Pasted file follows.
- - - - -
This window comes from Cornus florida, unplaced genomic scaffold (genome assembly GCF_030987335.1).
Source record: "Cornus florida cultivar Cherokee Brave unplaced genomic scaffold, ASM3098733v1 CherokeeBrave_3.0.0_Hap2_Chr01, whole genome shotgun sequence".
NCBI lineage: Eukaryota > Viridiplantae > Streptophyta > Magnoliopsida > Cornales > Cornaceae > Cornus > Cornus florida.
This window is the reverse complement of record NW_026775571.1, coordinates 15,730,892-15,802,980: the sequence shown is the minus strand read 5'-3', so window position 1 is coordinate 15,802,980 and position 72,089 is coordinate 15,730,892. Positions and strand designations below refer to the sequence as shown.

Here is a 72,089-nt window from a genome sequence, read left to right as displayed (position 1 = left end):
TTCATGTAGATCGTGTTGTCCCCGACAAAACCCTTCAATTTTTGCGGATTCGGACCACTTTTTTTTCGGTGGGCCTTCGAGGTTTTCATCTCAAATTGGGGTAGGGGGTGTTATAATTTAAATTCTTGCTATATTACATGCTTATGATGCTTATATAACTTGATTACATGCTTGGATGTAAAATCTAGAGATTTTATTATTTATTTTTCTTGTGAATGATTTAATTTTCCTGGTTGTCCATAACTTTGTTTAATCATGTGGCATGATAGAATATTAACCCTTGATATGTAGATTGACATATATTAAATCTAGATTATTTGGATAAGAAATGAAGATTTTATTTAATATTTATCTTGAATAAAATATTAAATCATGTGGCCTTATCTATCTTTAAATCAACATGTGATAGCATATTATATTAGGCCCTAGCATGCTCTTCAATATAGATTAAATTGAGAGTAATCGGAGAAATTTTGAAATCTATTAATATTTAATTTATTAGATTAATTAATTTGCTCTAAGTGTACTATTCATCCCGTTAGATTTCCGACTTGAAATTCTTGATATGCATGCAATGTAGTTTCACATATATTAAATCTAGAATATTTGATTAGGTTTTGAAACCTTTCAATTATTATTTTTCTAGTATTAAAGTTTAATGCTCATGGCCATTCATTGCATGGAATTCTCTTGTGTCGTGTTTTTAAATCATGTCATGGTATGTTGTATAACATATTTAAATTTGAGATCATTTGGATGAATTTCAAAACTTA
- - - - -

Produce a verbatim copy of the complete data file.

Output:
This window comes from Cornus florida, unplaced genomic scaffold (genome assembly GCF_030987335.1).
Source record: "Cornus florida cultivar Cherokee Brave unplaced genomic scaffold, ASM3098733v1 CherokeeBrave_3.0.0_Hap2_Chr01, whole genome shotgun sequence".
NCBI lineage: Eukaryota > Viridiplantae > Streptophyta > Magnoliopsida > Cornales > Cornaceae > Cornus > Cornus florida.
This window is the reverse complement of record NW_026775571.1, coordinates 15,730,892-15,802,980: the sequence shown is the minus strand read 5'-3', so window position 1 is coordinate 15,802,980 and position 72,089 is coordinate 15,730,892. Positions and strand designations below refer to the sequence as shown.

Here is a 72,089-nt window from a genome sequence, read left to right as displayed (position 1 = left end):
TTCATGTAGATCGTGTTGTCCCCGACAAAACCCTTCAATTTTTGCGGATTCGGACCACTTTTTTTTCGGTGGGCCTTCGAGGTTTTCATCTCAAATTGGGGTAGGGGGTGTTATAATTTAAATTCTTGCTATATTACATGCTTATGATGCTTATATAACTTGATTACATGCTTGGATGTAAAATCTAGAGATTTTATTATTTATTTTTCTTGTGAATGATTTAATTTTCCTGGTTGTCCATAACTTTGTTTAATCATGTGGCATGATAGAATATTAACCCTTGATATGTAGATTGACATATATTAAATCTAGATTATTTGGATAAGAAATGAAGATTTTATTTAATATTTATCTTGAATAAAATATTAAATCATGTGGCCTTATCTATCTTTAAATCAACATGTGATAGCATATTATATTAGGCCCTAGCATGCTCTTCAATATAGATTAAATTGAGAGTAATCGGAGAAATTTTGAAATCTATTAATATTTAATTTATTAGATTAATTAATTTGCTCTAAGTGTACTATTCATCCCGTTAGATTTCCGACTTGAAATTCTTGATATGCATGCAATGTAGTTTCACATATATTAAATCTAGAATATTTGATTAGGTTTTGAAACCTTTCAATTATTATTTTTCTAGTATTAAAGTTTAATGCTCATGGCCATTCATTGCATGGAATTCTCTTGTGTCGTGTTTTTAAATCATGTCATGGTATGTTGTATAACATATTTAAATTTGAGATCATTTGGATGAATTTCAAAACTTA